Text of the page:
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Light on nonlinearity – Peregrine’s soliton observed at last
20 September 2010
Suomen Akatemia (Academy of Finland)
Despite its central place as a defining object of nonlinear science for over 25 years, the unique characteristics of The Peregrine soliton have never been directly observed in a continuous physical system. Until now.
Howell Peregrine (1938-2007) was a visionary British scientist who made many fundamental contributions to applied mathematics and physics. In 1983, he discovered a particular class of mathematical solution describing giant nonlinear water waves that experience extremely rapid growth followed by just as rapid decay. His solution – which is now known as the “Peregrine soliton” – is derived from a complex partial differential equation known as the nonlinear Schrödinger equation (NLSE), but it has a remarkably simple mathematical structure that can be computed by any high school student. The Peregrine soliton is of great physical significance because its intense localisation has led it to be proposed as a prototype of the infamous ocean rogue waves responsible for many maritime catastrophes. It also represents a special mathematical limit of a wide class of periodic solutions to the NLSE.
Somewhat surprisingly, however, despite its central place as a defining object of nonlinear science for over 25 years, the unique characteristics of this very special nonlinear wave have never been directly observed in a continuous physical system. Until now. In a paper in the journal Nature Physics in August, an international research team from France, Ireland, Australia and Finland – Tampere University of Technology – reports the first observation of highly localized waves possessing near-ideal Peregrine soliton characteristics.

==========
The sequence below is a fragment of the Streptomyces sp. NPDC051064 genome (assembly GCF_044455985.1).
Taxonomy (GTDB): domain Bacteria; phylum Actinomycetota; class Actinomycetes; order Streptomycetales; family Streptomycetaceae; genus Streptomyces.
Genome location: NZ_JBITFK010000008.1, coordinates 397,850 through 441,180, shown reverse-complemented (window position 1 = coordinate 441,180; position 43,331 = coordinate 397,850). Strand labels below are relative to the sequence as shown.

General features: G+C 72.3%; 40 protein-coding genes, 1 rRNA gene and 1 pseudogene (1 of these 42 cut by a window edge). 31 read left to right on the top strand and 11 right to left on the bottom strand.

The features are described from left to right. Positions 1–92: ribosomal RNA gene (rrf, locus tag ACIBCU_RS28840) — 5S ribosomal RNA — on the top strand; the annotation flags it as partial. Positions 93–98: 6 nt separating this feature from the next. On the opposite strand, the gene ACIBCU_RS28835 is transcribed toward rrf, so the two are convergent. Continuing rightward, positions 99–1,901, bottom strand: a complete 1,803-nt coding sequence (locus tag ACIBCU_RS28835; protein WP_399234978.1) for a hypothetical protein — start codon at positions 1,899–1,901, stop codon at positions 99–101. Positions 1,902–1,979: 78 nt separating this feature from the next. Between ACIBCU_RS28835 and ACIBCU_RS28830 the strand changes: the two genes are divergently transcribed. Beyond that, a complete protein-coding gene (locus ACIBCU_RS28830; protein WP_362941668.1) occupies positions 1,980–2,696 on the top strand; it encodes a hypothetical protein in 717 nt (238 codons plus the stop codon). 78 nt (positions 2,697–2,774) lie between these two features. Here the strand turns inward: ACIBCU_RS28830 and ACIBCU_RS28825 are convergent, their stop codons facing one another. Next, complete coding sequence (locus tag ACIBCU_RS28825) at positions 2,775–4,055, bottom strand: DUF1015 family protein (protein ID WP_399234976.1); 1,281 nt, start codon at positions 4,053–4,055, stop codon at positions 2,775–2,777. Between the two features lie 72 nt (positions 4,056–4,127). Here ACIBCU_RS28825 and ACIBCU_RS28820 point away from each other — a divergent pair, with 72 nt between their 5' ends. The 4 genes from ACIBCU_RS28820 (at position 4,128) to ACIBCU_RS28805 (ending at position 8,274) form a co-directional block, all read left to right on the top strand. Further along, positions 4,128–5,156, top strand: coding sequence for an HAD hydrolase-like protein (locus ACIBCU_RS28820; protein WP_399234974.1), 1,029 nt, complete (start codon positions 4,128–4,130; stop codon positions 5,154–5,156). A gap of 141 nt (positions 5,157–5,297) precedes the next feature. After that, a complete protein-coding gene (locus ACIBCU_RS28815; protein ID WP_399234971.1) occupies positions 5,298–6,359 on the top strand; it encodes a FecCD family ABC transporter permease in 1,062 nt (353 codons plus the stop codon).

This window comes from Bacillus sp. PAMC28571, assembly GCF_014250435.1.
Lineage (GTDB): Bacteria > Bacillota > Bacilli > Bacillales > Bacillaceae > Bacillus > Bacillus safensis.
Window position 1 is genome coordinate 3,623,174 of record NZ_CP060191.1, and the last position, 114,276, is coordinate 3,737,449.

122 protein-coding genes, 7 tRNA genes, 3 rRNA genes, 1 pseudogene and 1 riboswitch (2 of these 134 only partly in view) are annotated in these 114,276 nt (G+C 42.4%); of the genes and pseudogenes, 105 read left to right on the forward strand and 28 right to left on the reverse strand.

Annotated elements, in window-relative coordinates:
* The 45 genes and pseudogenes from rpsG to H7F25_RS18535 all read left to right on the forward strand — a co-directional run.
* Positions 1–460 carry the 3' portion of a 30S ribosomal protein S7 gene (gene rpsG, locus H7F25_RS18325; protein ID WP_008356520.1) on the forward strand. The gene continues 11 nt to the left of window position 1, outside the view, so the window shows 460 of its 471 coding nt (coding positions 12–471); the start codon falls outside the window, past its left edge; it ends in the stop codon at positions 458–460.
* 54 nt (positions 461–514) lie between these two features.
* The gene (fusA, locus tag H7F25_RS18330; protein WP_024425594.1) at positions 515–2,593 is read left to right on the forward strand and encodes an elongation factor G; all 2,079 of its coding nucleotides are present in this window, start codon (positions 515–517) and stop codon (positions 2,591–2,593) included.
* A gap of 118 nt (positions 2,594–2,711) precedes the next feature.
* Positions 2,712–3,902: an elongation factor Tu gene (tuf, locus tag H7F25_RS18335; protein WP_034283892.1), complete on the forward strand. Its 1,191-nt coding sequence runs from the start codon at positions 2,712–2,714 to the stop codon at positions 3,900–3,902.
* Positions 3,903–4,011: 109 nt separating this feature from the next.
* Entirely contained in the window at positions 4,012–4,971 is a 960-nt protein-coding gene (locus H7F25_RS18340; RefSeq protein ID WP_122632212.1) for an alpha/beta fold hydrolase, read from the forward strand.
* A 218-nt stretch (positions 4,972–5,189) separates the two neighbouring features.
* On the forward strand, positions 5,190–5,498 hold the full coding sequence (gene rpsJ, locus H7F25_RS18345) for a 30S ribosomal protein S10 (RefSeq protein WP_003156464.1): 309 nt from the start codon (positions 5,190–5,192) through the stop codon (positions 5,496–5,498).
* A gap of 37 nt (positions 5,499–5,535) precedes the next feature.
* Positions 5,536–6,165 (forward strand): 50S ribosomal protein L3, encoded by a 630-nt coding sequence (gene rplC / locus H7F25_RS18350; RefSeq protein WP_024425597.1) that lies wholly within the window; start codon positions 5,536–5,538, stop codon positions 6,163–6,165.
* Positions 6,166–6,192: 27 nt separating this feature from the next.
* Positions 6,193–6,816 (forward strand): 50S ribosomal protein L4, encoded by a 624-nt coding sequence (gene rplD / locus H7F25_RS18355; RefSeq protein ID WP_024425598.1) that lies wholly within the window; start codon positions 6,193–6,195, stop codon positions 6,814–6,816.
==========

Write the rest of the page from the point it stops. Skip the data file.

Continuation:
Interestingly, the researchers carry out their experiments using light not water, but they are able to rigorously test Peregrine’s prediction by exploiting the mathematical equivalence between the propagation of nonlinear waves on water and the evolution of intense light pulses in optical fibers. Using light to perform these experiments has many advantages, not the least being that there is no physical danger to the experimenters themselves! Moreover, by building on decades of advanced development in fiber-optics and ultrafast optics instrumentation, the researchers have been able to explicitly measure the ultrafast temporal properties of the generated soliton wave, and directly and carefully compare their results with Peregrine’s prediction.
The results of the international team represent the first direct measurements of Peregrine soliton localisation in a continuous wave environment in physics. In fact, the authors are careful to remark that a mathematically perfect Peregrine soliton may never actually be observable in practice, but they also show that its intense localisation appears even under non-ideal excitation conditions. This is an especially important result for understanding how high intensity rogue waves may form in the very noisy and imperfect environment of the open ocean.
Aside from their intrinsic interest in nonlinear wave theory, the results obtained by the team highlight the important role that experiments from optics can play in clarifying ideas from other domains of science. In particular, since related dynamics governed by the same NLSE propagation model are also observed in many other systems such as plasmas and Bose Einstein Condensates, the results are expected to stimulate new research directions in many other fields. They also highlight the lasting impact of Howell Peregrine’s work.